It was a clear, bright noon. When walking home, I found myself to be alone, the entire street suddenly deserted, and light to be fast fading. As the sun hid completely, I saw a figure descend from above. My mind knew inexplicably, that it was a God, the God of Love.
My jaw dropped open at the sight of him. I stared at him blankly. I was astounded not out of awe, but out of surprise. He wasn’t anything like I had pictured. Clad in a simple white robe, he looked at me with gentle eyes. There was no divine light or halo over his head. Much like his clothing, his appearance was simple.
“Not what you had expected, eh?” he said, with a knowing twinkle in his eyes.
“No,” I said stupidly. What was I supposed to say? That I was expecting to see a glowing cherub with heart shaped arrows and bows?
Laughing heartily, he said to me, “It’s funny how your mind works. Love is not always flowers and hearts you see.”
“But…but..bu-t…” I stuttered. “But if love isn’t like that, then what is?” he said finishing my unuttered question. I simply nodded. “Come, I’ll show you,” he said taking me by the hand.
We walked along the street stopping at the side of a river. I saw a painter at work, painting the stream. It was a fairly small one, with a few plants growing by its side.
“Why does this stream fascinate you so much?” I asked him. “It’ a small stream,” I said.
Looking up from his work for the first time, the painter said, “Here you see the stream twisting and flowing around a few rocks, and disappearing into the distance. But I see the glacier it melted from, the mountain it flowed down from, the boulders it twisted and curved around, the way it changed from a mountain spring to a bubbling brook, the river it became, the trees that swayed on its bank, the farmers ploughing their fields along its borders, the fish swimming in it, the boats let into its waters by children and the lovers that sat along its bank, gazing into each other’s depths. Yet to you, it is only a stream.”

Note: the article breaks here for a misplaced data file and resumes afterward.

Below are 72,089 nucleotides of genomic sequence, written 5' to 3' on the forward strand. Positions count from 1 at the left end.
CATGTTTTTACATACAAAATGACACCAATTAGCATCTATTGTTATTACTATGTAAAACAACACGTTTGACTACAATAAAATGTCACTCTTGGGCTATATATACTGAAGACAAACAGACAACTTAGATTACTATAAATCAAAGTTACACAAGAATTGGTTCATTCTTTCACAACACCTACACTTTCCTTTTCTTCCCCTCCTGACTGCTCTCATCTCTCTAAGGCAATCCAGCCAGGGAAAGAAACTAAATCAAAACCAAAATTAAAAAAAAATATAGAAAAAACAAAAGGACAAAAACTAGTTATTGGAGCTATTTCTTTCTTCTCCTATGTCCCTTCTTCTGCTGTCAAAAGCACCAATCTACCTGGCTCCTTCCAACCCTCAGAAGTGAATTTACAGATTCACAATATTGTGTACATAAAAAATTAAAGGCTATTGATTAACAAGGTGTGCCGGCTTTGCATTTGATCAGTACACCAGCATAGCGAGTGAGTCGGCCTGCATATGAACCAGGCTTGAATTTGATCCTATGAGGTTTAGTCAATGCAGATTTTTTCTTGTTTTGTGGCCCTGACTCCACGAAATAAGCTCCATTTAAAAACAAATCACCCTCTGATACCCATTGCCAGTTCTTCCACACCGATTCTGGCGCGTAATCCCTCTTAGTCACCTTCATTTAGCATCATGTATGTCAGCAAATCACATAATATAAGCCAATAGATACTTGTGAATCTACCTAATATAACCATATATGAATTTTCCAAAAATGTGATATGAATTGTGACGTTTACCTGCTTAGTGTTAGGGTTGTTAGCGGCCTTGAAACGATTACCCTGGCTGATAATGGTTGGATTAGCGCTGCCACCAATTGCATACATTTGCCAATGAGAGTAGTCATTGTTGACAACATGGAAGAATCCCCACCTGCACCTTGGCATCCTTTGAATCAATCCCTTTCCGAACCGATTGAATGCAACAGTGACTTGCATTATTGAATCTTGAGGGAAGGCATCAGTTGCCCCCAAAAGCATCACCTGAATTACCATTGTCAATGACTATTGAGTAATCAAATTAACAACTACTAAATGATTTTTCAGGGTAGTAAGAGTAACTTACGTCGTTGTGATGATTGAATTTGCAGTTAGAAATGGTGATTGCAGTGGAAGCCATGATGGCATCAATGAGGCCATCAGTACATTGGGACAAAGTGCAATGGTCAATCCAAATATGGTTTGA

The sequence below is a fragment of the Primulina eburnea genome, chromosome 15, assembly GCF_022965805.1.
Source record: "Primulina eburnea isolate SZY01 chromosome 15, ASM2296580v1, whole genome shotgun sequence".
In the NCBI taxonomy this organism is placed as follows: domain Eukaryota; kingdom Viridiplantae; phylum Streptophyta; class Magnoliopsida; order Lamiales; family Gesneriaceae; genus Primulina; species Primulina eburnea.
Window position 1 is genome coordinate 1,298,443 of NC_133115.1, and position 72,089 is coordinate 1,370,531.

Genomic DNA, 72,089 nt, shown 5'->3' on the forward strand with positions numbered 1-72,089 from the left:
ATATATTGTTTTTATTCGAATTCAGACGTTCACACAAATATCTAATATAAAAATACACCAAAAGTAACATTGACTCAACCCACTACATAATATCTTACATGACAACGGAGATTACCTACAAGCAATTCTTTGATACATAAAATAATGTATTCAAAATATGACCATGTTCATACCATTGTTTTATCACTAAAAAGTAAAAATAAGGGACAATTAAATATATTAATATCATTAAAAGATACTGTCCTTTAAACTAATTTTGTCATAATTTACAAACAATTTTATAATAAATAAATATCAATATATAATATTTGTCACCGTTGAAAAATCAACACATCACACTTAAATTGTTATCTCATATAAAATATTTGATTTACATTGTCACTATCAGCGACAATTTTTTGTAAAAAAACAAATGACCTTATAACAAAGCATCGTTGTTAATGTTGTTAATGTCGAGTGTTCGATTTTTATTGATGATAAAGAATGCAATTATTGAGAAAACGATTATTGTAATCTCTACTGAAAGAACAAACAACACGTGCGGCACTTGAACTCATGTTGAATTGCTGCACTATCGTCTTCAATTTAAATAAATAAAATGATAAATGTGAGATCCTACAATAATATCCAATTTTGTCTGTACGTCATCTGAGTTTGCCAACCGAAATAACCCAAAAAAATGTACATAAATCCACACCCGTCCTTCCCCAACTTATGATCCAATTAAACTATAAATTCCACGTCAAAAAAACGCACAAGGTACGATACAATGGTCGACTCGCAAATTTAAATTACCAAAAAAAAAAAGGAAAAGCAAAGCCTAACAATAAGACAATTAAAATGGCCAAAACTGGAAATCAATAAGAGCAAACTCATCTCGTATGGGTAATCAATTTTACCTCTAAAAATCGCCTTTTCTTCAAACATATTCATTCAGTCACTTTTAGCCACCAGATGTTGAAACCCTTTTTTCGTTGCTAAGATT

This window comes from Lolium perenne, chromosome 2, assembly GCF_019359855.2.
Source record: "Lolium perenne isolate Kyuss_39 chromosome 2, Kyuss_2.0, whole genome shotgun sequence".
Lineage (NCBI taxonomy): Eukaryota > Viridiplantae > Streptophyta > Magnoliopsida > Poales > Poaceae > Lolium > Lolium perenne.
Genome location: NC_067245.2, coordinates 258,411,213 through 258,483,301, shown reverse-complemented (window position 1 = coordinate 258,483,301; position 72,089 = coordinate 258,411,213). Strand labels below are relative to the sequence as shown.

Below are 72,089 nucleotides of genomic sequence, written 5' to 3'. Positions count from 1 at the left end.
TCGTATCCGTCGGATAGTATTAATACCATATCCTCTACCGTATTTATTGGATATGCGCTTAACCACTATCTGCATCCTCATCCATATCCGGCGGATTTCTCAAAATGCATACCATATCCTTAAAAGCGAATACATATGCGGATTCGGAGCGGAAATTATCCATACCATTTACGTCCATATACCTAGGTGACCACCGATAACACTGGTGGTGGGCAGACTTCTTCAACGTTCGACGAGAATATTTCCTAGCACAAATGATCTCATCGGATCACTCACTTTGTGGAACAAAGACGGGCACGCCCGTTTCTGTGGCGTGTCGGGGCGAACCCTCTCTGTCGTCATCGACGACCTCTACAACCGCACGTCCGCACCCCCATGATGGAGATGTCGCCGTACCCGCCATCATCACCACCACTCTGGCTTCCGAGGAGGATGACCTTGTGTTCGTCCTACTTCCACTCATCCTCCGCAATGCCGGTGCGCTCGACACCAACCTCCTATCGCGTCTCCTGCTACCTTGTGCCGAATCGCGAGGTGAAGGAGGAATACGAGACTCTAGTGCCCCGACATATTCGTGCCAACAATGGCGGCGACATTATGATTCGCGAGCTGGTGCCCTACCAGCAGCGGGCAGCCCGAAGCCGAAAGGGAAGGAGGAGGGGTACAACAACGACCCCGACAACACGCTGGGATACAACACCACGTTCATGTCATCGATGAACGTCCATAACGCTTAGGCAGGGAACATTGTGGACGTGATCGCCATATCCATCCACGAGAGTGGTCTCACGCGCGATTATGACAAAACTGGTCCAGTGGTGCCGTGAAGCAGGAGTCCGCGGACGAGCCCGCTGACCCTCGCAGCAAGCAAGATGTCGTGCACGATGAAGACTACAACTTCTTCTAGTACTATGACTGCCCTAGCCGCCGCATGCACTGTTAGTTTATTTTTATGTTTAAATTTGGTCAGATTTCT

“It must take tremendous practice and work to do this,” I commented, impressed by his little talk. “Nah, it only takes love.” And with that, he resumed his painting.
The God signaled me to walk ahead. As we walked into the street, I saw an old woman, bending over with age, distributing food to urchins.
“Why do you do this?” I said, “Have you seen their nubile bodies? They look like they have rolled in the mud. Do not touch them, you will contract their diseases.” She smiled up at me from her half rimmed spectacles and said, “I lost my only grandson in the spring. Since then, life has never been the same. I have taken up the task to feed as many mouths as I can while I live. Often times, I see their little eyes shining with gratitude and I feel my grandson back with me again. It’s my way of keeping him close.”
“But don’t you feel the pain of his loss gnawing at your heart?” I asked. “Of course, I do,” she said. “But isn’t that the only way you learn to love?”
And again, the God lead me by the hand and ushered me to walk. We reached a hilltop where a young couple sat looking out into the sunset. My footfalls disturbed their moment. Yet, they seemed unperturbed. They beckoned me with their hands and offered me a seat on their bench.
“Sit,” said the God, sensing my reluctance on intruding their privacy. “Where are you from?” I asked the man. “London,” he said. “And she’s from Paris.”
“Does she speak English?” I asked gesturing towards the young lady. “No, and neither do I speak French.”
“But how do you communicate?” I asked, shocked.
“We understand each other better than anyone else. We don’t need words to communicate. It’s funny how love doesn’t need a language,” he said, turning towards the setting sun.
I sat on the hilltop with the two strangers I had just met and started to cry. I was overwhelmed. The tears flowed freely of their own accord. I saw myself in the blazing sun, in the pink glow that tinted the sky, in the trees that swayed on the hillside, in the painter, in the stream that he painted, in the old lady, in the urchins and in the two lovers. The tears flowed faster. Try as I might, I couldn’t stop crying. I was crying not because I was sad, but because for the first time in my life, I was alive. I was love. I was infinite love.
“It’s time to go,” said the God, jerking me out of my reverie.
I followed his footsteps and we arrived at the street we had started from. “You might be wondering why I did not give you any jargon on love. It was because I wanted you to experience and feel it for yourself. It can be quite overwhelming sometimes, eh?” he said, referring to my moment at the hilltop.
“Yes. But why is that I feel this void, this emptiness of love in my life at times?”
“It’s because you never knew how to ask for it,” he said, slowly ascending into the clouds.
“So all I need to do is ask?” I shouted as I saw him vanishing into the heavens.
As he disappeared into the sky, he said, “Ask, and ye shall receive.”